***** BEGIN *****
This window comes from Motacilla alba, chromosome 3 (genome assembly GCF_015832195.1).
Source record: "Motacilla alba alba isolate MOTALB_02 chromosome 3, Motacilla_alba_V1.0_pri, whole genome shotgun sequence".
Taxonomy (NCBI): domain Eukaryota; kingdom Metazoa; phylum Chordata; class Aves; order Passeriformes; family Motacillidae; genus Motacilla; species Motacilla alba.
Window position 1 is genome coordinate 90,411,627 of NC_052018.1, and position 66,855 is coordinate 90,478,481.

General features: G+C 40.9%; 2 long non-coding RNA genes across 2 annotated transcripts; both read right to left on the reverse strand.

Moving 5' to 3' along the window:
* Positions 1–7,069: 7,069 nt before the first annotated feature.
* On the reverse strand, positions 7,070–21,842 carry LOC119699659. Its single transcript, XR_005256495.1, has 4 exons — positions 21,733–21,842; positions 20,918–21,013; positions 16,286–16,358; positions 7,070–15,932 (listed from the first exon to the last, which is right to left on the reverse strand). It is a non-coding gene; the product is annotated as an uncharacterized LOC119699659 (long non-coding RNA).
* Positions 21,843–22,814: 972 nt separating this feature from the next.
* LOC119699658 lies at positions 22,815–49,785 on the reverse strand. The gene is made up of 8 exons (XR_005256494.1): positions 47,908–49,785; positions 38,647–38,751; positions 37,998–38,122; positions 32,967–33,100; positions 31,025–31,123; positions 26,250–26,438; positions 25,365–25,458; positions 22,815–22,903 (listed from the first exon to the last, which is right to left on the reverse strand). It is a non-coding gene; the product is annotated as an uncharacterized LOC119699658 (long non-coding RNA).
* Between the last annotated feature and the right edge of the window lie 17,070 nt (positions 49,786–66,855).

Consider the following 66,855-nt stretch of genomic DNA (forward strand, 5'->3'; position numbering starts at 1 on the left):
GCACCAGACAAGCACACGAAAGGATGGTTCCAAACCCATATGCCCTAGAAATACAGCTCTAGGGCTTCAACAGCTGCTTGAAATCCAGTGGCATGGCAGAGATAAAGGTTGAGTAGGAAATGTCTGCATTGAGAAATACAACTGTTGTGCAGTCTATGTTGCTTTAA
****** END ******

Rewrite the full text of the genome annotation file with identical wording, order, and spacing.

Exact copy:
This window comes from Motacilla alba, chromosome 3 (genome assembly GCF_015832195.1).
Source record: "Motacilla alba alba isolate MOTALB_02 chromosome 3, Motacilla_alba_V1.0_pri, whole genome shotgun sequence".
Taxonomy (NCBI): domain Eukaryota; kingdom Metazoa; phylum Chordata; class Aves; order Passeriformes; family Motacillidae; genus Motacilla; species Motacilla alba.
Window position 1 is genome coordinate 90,411,627 of NC_052018.1, and position 66,855 is coordinate 90,478,481.

General features: G+C 40.9%; 2 long non-coding RNA genes across 2 annotated transcripts; both read right to left on the reverse strand.

Moving 5' to 3' along the window:
* Positions 1–7,069: 7,069 nt before the first annotated feature.
* On the reverse strand, positions 7,070–21,842 carry LOC119699659. Its single transcript, XR_005256495.1, has 4 exons — positions 21,733–21,842; positions 20,918–21,013; positions 16,286–16,358; positions 7,070–15,932 (listed from the first exon to the last, which is right to left on the reverse strand). It is a non-coding gene; the product is annotated as an uncharacterized LOC119699659 (long non-coding RNA).
* Positions 21,843–22,814: 972 nt separating this feature from the next.
* LOC119699658 lies at positions 22,815–49,785 on the reverse strand. The gene is made up of 8 exons (XR_005256494.1): positions 47,908–49,785; positions 38,647–38,751; positions 37,998–38,122; positions 32,967–33,100; positions 31,025–31,123; positions 26,250–26,438; positions 25,365–25,458; positions 22,815–22,903 (listed from the first exon to the last, which is right to left on the reverse strand). It is a non-coding gene; the product is annotated as an uncharacterized LOC119699658 (long non-coding RNA).
* Between the last annotated feature and the right edge of the window lie 17,070 nt (positions 49,786–66,855).

Consider the following 66,855-nt stretch of genomic DNA (forward strand, 5'->3'; position numbering starts at 1 on the left):
GCACCAGACAAGCACACGAAAGGATGGTTCCAAACCCATATGCCCTAGAAATACAGCTCTAGGGCTTCAACAGCTGCTTGAAATCCAGTGGCATGGCAGAGATAAAGGTTGAGTAGGAAATGTCTGCATTGAGAAATACAACTGTTGTGCAGTCTATGTTGCTTTAA